Last week, my little kitchen in Charlotte, NC took a trip to the Andean countries of Peru, Bolivia and Ecuador. Aji amarillo, aceite de achiote, yuca, potatoes, and beef heart (yes, seriously) were just some of the ingredients I used to test recipes for a class I’m teaching this June at John C. Campbell Folk School in Brasstown, NC.
The class, which will last a week, is a survey culinary course of South American cooking and after months of research, drooling over recipes, and innumerable adjustments to my course outline, I’m now deep into recipe-testing. Cooking, jotting down notes on an achiote-stained pad of paper, and tasting, tasting, tasting are contributing to an expanding course packet and waistline.
It never ceases to amaze me how one bite can store so much history and culture and selecting which recipes to include in this weeklong course, when there is enough fodder to keep even the most productive cook busy for years, has been my biggest challenge.
Some of the recipes we will be preparing in June are favorites of mine from the almost 16 months I spent traveling and living in South America between 2001 and 2004. Others, like this show-stopping Causa, a traditional and very popular Peruvian dish, are new to me.
On Thursday evening, as my husband and I sat down to a table packed with brightly colored dishes from a week’s worth of Andean cooking, I commented on how cooking food from a different culture is a great way to keep an open-minded palate. So often I find myself limiting my cooking and gustatory experiences to those flavors that are most common in my daily life.
My nose crinkles (and may turn up a little) when I think about making a quail pie with a lemony egg mixture and sprinkling on cinnamon and powdered sugar for a Moroccan main course (it’s delicious, by the way). Or, in the case of South American cooking, mixing lime juice and hot yellow pepper paste with mashed Yukon gold potatoes and topping it all off with a chicken salad.
But mixing lime juice and hot yellow pepper paste with Yukon gold potatoes is exactly what I did to make this Peruvian Causa. Then I added chicken salad and topped it all off with olives, hard-boiled eggs, roasted red peppers and avocados. Was I skeptical? Yes, very. Yet several bites later, I found the flavors irresistible and the recipe one of my favorites from the week. I have a feeling you’ll feel the same way.
Note: When cooking hard-boiled eggs, try not to forget about them like I did. The light grey tinge around the yolk that you see in the pictures of the finished causa is the result of over-cooking. The dish would have been even prettier had I paid better attention!
Peruvian Causa – Printer Friendly Recipe
Serves 8 to 10 as an appetizer (may also be eaten as a light lunch or dinner)
Causas, in their most rustic form, go back to pre-Colombian times. The decorative look of causas today can be attributed to the Spanish who introduced different fillings (crab, tuna or shrimp can be substituted for the chicken in the filling) and garnishes like the eggs, olives, and roasted red peppers.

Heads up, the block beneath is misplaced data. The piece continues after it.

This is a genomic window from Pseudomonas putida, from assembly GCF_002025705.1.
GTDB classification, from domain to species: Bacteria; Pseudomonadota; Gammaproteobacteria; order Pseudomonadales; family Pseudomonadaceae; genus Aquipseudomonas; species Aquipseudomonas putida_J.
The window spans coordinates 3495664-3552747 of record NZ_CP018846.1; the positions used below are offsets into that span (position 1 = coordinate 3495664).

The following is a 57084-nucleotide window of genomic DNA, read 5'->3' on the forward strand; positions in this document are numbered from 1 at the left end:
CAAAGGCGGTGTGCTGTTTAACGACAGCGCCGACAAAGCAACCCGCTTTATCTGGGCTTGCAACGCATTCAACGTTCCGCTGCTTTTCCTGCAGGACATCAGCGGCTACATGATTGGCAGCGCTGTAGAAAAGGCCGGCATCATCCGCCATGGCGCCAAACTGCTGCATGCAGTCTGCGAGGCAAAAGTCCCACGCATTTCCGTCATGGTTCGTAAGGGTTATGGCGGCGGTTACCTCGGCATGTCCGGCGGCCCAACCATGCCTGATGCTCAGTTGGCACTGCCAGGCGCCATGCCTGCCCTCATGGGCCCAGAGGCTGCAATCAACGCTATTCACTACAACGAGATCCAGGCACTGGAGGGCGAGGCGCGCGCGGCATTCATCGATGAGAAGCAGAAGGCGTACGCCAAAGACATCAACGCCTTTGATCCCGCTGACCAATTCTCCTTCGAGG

In Peru, it is tradition to use papa amarillas (“yellow potatoes”) in this dish. Here in the United States, Yukon Gold potatoes make good substitutes. Peruvians also sometimes use a papa morado (“purple potato”). Occasionally found in the United States, a layer of purple potatoes in place of one of the layers of Yukon gold potatoes adds an especially beautiful look to the final platter.
Order ají amarillo paste online or find it in a well-stocked Latin American market. It’s fruity, spicy flavor is key to the authenticity of this dish.
For the potatoes:
3 lbs Yukon Gold potatoes, scrubbed
¼ cup fresh lime juice
¼ cup extra virgin olive oil
2 to 2 ½ tablespoon aji Amarillo paste (use more or less depending on desired spiciness)
For the chicken filling:
¾ lbs cooked chicken, chopped
½ cup red onion
½ cup mayonnaise
2 tablespoons chopped flat leaf parsley
1 tablespoon chopped cilantro
Salt, to taste
Freshly ground black pepper, to taste
For finishing the causa:
1 to 2 ripe avocados, sliced
Black olives, pits removed and quartered
2 hard-boiled eggs, quartered
Roasted red bell pepper, cut into slices
Place the scrubbed potatoes in a large pot and cover with cold, generously salted water. Bring to a boil and cook until the potatoes can be easily pierced with a fork (about 20 minutes). Drain potatoes in a colander and let sit until cool enough to handle.
Peel the potatoes and put them in a large bowl. Mash the potatoes until smooth with a potato masher or send them through a potato ricer. Stir in the lime juice, olive oil, and aji Amarillo paste. Season to taste with salt (1 ½ to 2 teaspoons is usually about right). Set aside.
In another medium bowl, combine all of the ingredients for the chicken filling. Adjust the seasonings as needed.
Cover a small (8- or 9-inch) spring form pan with plastic wrap. Place on a serving dish and spread half the potato mixture on the bottom of the pan. Use a spatula to smooth the surface. Spread the chicken filling over the potatoes and then top with the remaining potato mixture. Smooth the surface with a spatula and cover with plastic wrap. Refrigerate for at least two hours.
When ready to serve, carefully remove the springform pan and plastic wrap. Arrange the avocado slices atop the potato mixer and then decoratively arrange the sliced black olives, quartered eggs, and bell pepper slices. Cut the causa into wedges and serve cold.